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US Condemns Iran's Nuclear Sanctions Violations

United States Condemns Iran's Nuclear Sanctions Violations

By Merle David Kellerhals Jr. Staff Writer

Washington - The U.N. ambassadors from the United States, Britain and France strongly condemned repeated sanctions violations by Iran over its controversial nuclear development program, and warned of possible further sanctions.

In November, the International Atomic Energy Agency (IAEA) board of governors voted to censure Iran ( ) for building a second uranium enrichment plant at Qom, and the Iranian regime followed up by announcing plans to build 10 more plants to enrich uranium, which is a necessary building block for constructing nuclear weapons.

U.S. Ambassador Susan Rice told the U.N. Security Council ( ) during debate December 10 that Iran has repeatedly been caught breaking the rules.

"Should Iran continue to fail to meet its obligations, the international community will have to consider further actions," Rice said. "Engagement cannot be a one-way street. Iran must conclusively demonstrate a similar willingness to engage constructively and address the serious issues associated with its nuclear program."

Rice told reporters in New York that "we think that these violations need to be treated urgently and seriously. And we have said repeatedly that time is short" for Iran to respond and curb its nuclear development program.

France's U.N. ambassador, Gérard Araud, called for new Security Council sanctions, while British U.N. Ambassador Mark Lyall Grant said a decision on sanctions would depend on Tehran's nuclear program and its response to economic and political incentives. The Russian and Chinese ambassadors counseled patience and further diplomatic efforts, but stopped short of suggesting new sanctions by the Security Council. Britain, China, France, Russia and the United States are permanent members of the Security Council.

The IAEA report shows that instead of complying with its nuclear obligations, Iran has "expanded its work in uranium enrichment and heavy-water-related activities, and has conducted a multiyear effort to construct a clandestine enrichment facility, in contravention of the U.N. Security Council requirements and IAEA obligations," State Department spokesman Ian Kelly told reporters in November. The IAEA report, published November 16, comes after its inspectors visited Iran's newly revealed nuclear facility near the city of Qom.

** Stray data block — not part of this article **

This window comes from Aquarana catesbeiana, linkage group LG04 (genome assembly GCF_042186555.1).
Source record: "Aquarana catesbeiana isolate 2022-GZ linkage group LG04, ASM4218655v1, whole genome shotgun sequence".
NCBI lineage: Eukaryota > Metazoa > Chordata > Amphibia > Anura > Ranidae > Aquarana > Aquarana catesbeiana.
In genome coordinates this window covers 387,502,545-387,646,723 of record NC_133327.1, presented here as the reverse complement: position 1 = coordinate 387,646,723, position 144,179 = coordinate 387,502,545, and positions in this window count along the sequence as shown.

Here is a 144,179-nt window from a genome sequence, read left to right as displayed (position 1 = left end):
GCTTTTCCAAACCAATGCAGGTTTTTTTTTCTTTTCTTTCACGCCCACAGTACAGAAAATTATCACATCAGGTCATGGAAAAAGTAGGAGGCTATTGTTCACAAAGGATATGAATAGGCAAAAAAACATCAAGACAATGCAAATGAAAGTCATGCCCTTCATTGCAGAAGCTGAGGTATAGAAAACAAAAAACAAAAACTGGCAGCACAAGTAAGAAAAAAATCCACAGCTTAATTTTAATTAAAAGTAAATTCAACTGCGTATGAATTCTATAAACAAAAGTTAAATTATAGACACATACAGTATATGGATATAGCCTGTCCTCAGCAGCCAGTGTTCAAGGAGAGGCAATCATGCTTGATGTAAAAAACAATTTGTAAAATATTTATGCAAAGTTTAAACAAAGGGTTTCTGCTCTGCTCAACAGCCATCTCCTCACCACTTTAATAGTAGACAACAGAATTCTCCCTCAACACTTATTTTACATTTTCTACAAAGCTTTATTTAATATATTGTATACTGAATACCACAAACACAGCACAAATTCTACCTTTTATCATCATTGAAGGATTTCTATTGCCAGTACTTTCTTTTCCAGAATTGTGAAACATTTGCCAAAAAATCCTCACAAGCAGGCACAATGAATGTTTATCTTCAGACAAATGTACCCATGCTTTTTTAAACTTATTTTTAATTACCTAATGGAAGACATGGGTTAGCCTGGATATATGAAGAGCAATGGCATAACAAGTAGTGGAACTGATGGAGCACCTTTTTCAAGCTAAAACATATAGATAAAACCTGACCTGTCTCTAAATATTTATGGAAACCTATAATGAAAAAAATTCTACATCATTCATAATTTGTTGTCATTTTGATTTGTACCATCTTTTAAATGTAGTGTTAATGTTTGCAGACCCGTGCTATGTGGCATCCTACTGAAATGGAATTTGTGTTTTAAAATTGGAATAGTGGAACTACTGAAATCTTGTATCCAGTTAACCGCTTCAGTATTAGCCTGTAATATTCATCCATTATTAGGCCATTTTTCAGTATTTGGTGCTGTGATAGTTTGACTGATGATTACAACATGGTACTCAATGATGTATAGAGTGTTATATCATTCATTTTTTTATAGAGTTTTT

Six nations - Britain, China, France, Russia, the United States and Germany, known as the P-5+1 - have been negotiating with Iran over its nuclear program, but talks stalled when they insisted that Iran would have to suspend uranium enrichment. This group grew out of earlier efforts by Britain, France and Germany to convince Iranian officials to suspend uranium enrichment in return for a package of incentives. The six powers, together, also offered Iran a package of trade and diplomatic incentives three years ago to forgo its uranium enrichment efforts, and added to the incentives last year, but Iranian authorities continued to reject suspension of uranium enrichment as a precondition to talks.

Uranium enrichment is a necessary component of building a nuclear bomb. Iran may now have enough enriched nuclear fuel to make a bomb, a senior U.S. diplomat said September 9 before the International Atomic Energy Agency in Vienna.

The U.N. Security Council previously imposed three rounds of political and economic sanctions to convince Iranian leaders to halt uranium enrichment and give up plans for a weapons program.

Rice said the IAEA report underscores the international community's increased, serious and unified concerns that Iran continues to defy its requirements and obligations. The United States and other Western nations believe that if Iran successfully develops nuclear weapons along with medium-to-long-range missiles, it could destabilize security throughout the Gulf region and the Middle East.

"The United States condemns the serious and repeated sanctions violations reported," she said. "In the last year, there have been three reported incidents. All three involved the transfer of arms or ammunition from Iran to Syria."

These illicit arms transfers only add to destabilization in the fragile Middle East, she added.


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